6 Things People With 'Sitooteries' Have — and Why Your Backyard Needs One This Spring

The best sitooteries always have these 6 components, but what are they? We ask the landscape architects and designers

An outdoor seating area
(Image credit: Bess Friday. Design: Spiegel Aihara Workshop)

I first came across the term 'Sitooterie' last year, and have since been obsessed with the idea of having one in my own backyard. A classic sitooterie has its roots in Scottish culture but we think they make sense in modern backyards all over the world.

They are characterized as outdoor seating areas with an element of privacy and seclusion. Essentially, they are an outdoor space to relax and a place to feel grounded in nature. 'Whether you are already acquainted with the term or not, the sitooterie is the secret ingredient to transforming your outdoor space into a haven for relaxation or a cozy spot for social gatherings,' says David Thompson, principal and founder of Assembledge. 

Crucially, a sitooterie doesn't need to be an actual structure and can be as simple as a pair of outdoor Adirondack chairs in your favorite backyard spot. 'Crafting a sitooterie can be imagined as curated moments of privacy, tranquility, and relaxation all wrapped in nature's warm embrace,' says Jacob JeBailey of Reign Architects Inc. To help you carve out your own cozy corner in your modern backyard, we've come up with six sitooterie essentials.

1. Cozy seating

A rooftop garden

(Image credit: Ty Cole OTTO; Interiors: 2Michaels Design; Architecture: Matthew Baird Architects; Landscaping: RKLA Studio)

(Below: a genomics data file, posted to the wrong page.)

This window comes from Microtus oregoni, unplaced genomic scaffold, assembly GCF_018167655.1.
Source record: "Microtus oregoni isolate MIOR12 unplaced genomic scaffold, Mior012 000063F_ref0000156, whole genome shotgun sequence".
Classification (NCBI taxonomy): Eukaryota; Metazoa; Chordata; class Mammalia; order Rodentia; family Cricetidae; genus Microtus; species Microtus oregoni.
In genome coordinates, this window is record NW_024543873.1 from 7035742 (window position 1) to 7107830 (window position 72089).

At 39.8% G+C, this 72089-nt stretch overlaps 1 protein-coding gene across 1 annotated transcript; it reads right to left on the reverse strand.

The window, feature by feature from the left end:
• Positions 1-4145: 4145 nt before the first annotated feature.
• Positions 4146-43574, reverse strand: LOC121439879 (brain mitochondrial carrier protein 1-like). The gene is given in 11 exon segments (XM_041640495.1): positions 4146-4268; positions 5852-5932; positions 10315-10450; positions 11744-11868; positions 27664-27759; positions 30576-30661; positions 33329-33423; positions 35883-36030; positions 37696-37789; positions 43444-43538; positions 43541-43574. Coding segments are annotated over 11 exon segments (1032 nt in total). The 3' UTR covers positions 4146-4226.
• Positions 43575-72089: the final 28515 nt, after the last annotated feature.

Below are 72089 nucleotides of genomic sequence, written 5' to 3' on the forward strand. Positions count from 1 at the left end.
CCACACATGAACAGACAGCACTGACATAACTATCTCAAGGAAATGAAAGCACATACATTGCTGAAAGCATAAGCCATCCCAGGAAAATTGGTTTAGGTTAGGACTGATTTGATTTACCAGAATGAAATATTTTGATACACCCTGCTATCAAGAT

This might sound obvious, but of course, the building blocks of your sitooterie are the seats themselves. From a pair of outdoor deck chairs to a simple bench to even a suspended swing that hangs from your favorite tree, there are no rules when it comes to picking outdoor seating. The priority here should be anything that gives you that dedicated space for relaxing.

'The heart of the sitooterie experience is creating a comfortable atmosphere,' says David Thompson, founder and principal of Assembledge.

'A simple bench with plush cushions, an inviting outdoor sectional sofa, or a charming table surrounded by chairs all provide versatile seating for everything from casual chit-chats to impromptu mid-day naps,'

2. A view

A sitooterie with a view

(Image credit: Catherine Tighe Design: Douglas Hoerr and Scrafano Architects)

The success of a sitooterie lies in its harmony with the surrounding landscape and views. 'Whether you want a snug spot for soaking up the sunset or a shaded retreat to savor a cold drink on a warm day, strategic placement is the key to unlocking the full potential of your outdoor space,' says David.

Picking the perfect spot for your sitooterie must make sense with the architecture and footprint of your outdoor space, which can be a problem in cityscapes, points out Jacob JeBailey of Reign Architects Inc. But if you have a small backyard or awkward layout, there are ways to spin the problems and turn them into solutions, according to Jacob.

'Dense urban environments can pose challenges in place-making, but strategic design can transform even the most compact spaces. For example, a well-placed tall fence or monolithic wall, for example, becomes more than a barrier. It sculpts a private oasis,' says Jacob. 'This amplifies the perceived size and creates a muted canvas for your personalized haven.'

3. Relaxing lighting

A sheltered veranda sitooterie

(Image credit: Staghorn NYC)

Lighting your sitooterie emphasizes the destination in the backyard. Consider simple decking lighting with string lights that shine light from above, to spotlights installed at the base of a stone wall or other hardscape feature, there are many ways to ensure your sitooterie is bathed in light, even when the light fades.